• Thermometer: Digital is generally more accurate, but batteries do wear out.
  • Malleable splint: Lightweight foam-covered aluminum, such as a SAM splint.
  • Irrigation syringe (35 cc): Used to flush and clean wounds.
  • Suction syringe (65 cc): Used to clear mouth of fluids when giving CPR.
  • Safety pins: Can help remove splinters, fasten arm sling, or make a whole in a plastic bag for improvised wound irrigation.
  • Cotton-tip swabs: For removing  foreign objects from eye, or applying antibiotic ointment.
  • Resealable plastic bags: Many uses, including icing a swollen joint or creating wound irrigation device.
  • ACE, Coban, or other rubberized bandage: Can be used as outer wrap on splints, wound dressings or support for joint injuries. Be careful not to wrap too tightly.
  • Antiseptic towlettes: For cleaning small wounds.
  • Cleansing pads with lidocaine: For cleaning. Includes a topical anesthetic for abrasions, stings, etc.
  • Topical antibiotic ointment: For application to wounds. Simple Vaseline can also be used in dressing a wound.
  • Moleskin: Prevents blisters. Cut and apply a section to your foot as soon as you discover a “hot spot.” Duct tape also works for this purpose.
  • Povidone Iodine USP 10 percent, 1 oz.: For preventing infection. Bottled PVD iodine 10 percent solution should be diluted to a ratio of 1 percent or less for flushing wounds.
  • Aloe vera gel: Found in packets or small bottles for relief of minor burns.
  • Pain relievers, including aspirin and Ibuprofen: Provides relief for minor aches and pains, reduces fever, helps reduce inflammation of sprains and other injuries.
  • Antihistamines: For relief of pollen allergies, or to reduce reaction to bites and stings.
  • Immodium 2 mg capsules or tablets: For relief of diarrhea from intestinal infections.
  • Pepto Bismol or antiacid tablets: For relief from general diarrhea, abdominal upset.
  • After Bite or hydrocortisone cream USP 1 percent: Relieves skin irritation from bites, poison oak, stings, or allergic reactions.
  • Latex or nitrile gloves: Protects against blood-borne diseases and infection.
  • CPR microshield mask: A compact flexible barrier with a one-way valve for rescue breathing, which protects user from blood, vomit or saliva.
  • Oral rehydration salts: Packet of electrolyte salts and glucose for treatment of dehydration, heat exhaustion, or loss of fluids from vomiting or diarrhea.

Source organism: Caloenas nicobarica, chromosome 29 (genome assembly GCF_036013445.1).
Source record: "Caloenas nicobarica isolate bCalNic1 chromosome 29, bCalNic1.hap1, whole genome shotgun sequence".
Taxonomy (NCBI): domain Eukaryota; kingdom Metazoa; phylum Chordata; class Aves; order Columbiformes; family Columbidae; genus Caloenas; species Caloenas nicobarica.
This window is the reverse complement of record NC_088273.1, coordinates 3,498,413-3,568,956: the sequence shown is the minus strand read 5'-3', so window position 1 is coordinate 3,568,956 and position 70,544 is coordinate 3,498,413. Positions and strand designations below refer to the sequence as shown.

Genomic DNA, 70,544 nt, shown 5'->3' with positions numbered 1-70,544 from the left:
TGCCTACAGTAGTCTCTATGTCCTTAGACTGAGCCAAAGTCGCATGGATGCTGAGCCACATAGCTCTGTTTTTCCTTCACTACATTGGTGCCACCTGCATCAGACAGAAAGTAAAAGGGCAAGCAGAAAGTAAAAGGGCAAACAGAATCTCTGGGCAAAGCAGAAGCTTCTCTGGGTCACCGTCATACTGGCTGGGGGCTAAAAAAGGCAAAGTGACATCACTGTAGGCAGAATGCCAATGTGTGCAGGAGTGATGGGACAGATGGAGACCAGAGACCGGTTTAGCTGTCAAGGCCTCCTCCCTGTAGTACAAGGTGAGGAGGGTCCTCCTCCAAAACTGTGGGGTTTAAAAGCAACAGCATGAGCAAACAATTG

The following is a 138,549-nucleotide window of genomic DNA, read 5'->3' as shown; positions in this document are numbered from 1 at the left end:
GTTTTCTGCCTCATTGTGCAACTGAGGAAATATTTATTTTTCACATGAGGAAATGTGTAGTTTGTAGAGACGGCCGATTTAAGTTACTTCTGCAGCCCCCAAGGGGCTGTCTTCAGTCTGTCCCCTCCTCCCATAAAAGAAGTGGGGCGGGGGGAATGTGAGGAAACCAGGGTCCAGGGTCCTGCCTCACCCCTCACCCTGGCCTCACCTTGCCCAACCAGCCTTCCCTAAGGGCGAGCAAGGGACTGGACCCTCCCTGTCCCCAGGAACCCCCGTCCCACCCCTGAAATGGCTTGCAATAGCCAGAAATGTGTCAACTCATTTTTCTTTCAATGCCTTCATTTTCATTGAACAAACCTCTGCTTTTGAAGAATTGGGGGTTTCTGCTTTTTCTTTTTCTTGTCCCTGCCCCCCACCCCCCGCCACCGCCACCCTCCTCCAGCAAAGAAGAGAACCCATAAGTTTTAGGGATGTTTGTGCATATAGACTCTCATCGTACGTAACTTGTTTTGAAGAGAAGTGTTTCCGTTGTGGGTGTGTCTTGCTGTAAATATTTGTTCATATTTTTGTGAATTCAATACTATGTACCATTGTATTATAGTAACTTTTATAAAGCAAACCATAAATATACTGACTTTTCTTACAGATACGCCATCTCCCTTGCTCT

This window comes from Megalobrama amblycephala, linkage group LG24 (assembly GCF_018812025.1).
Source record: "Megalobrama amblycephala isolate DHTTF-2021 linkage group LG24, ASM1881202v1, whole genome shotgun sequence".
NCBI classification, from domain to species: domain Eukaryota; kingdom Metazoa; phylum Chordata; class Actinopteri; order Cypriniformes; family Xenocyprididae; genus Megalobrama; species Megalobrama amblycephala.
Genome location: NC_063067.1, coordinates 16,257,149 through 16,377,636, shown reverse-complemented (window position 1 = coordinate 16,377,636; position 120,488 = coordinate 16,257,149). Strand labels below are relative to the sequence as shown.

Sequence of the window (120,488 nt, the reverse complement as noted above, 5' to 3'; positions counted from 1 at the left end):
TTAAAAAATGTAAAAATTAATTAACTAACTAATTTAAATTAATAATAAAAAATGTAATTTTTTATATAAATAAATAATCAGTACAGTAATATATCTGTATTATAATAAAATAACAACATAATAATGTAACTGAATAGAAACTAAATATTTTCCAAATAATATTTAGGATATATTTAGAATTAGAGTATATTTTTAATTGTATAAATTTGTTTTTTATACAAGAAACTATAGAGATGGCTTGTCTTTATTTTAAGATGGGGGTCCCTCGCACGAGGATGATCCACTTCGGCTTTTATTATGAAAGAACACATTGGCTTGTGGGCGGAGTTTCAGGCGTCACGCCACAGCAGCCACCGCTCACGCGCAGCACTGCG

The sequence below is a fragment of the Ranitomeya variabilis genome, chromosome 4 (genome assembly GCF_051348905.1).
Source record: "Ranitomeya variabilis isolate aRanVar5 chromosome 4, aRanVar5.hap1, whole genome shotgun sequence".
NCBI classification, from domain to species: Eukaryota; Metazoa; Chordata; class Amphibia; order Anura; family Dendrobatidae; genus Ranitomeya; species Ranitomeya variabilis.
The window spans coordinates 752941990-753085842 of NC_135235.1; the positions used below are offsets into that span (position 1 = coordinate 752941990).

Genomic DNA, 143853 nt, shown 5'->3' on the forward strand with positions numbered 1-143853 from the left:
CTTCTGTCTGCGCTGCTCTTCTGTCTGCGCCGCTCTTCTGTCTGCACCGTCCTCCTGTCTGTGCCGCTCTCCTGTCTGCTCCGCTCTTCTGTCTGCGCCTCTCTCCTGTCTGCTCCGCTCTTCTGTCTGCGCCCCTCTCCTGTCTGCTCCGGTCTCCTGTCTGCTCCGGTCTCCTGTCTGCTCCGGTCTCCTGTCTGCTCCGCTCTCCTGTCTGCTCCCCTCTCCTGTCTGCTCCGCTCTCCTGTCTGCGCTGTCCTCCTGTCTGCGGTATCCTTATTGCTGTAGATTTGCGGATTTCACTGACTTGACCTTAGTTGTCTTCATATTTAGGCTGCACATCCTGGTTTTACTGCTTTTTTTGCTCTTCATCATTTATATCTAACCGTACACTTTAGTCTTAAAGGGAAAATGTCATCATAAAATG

• Space bag/blanket: Lightweight emergency shelter. For treating hypothermia victims. Lightweight camp towel and large towel. I don’t normally recommend specific products but in this case the Lightload Camp Towel and Travel Towels are worth their LACK of weight!
  • Paper and pencil: For recording medical data such as body temperature, pulse, time and date of symptoms, injuries, medicines administered, etc. Most repackaged kits include accident report forms.
  • Wilderness First Aid booklet: Many prepackaged first aid kits contain one. An excellent pocket guide is the Wilderness Medical Handbook by Paul Nicolazzo, available for $20 from Wilderness Medical Training Center,www.wildmedcenter.com or (509) 996-2502.first aid small

Some of the items above not commonly found in standard first aid kits (including forceps, CPR masks, trauma scissors,and suction syringes) can be purchased online fromWilderness Medicine Training Center.

What to wear for fall hiking a check list

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The following is a clothing checklist for fall hiking. It applies both to children and adults. Once people are experienced with what their bodies require in various weather conditions, we allow individuals to tweak it according to their needs. This list also assumes that you will be spending the entire day outside without the luxury of easily being able to go indoors to warm up. If you are only going out for a couple of hours, you can adjust as necessary.

Head

  • Winter hat – a light fleece beanie works great
  • Balaclava or Buff (optional) – not required if you are bringing a hoodie (see below). We have found Buffs to be highly versatile pieces of clothing and highly recommend them.

Torso

  • Wool/synthetic undershirt – For more info on what we like to use, read our article onunderpants.
  • Wool/synthetic t-shirt
  • Wool/synthetic long-sleeve undershirt
  • Light-weight fleece hoodie (preferred) or fleece sweater
  • Windbreaker – the lighter weight, the better
  • Rain jacket (optional) – whether or not you need this will depend on the forecast. For fall we prefer to bring something waterproof, breathable, and durable. I.e. I wouldn’t recommend a rain poncho.
  • Insulated jacket (optional) – Something light-weight and windproof and preferably with a hood. This jacket is meant to be worn at rest stops. If you have to wear this to stay warm when hiking then you aren’t bringing enough other layers. In early fall or late spring when the temperatures are mild we don’t bother with this. In colder weather this becomes essential.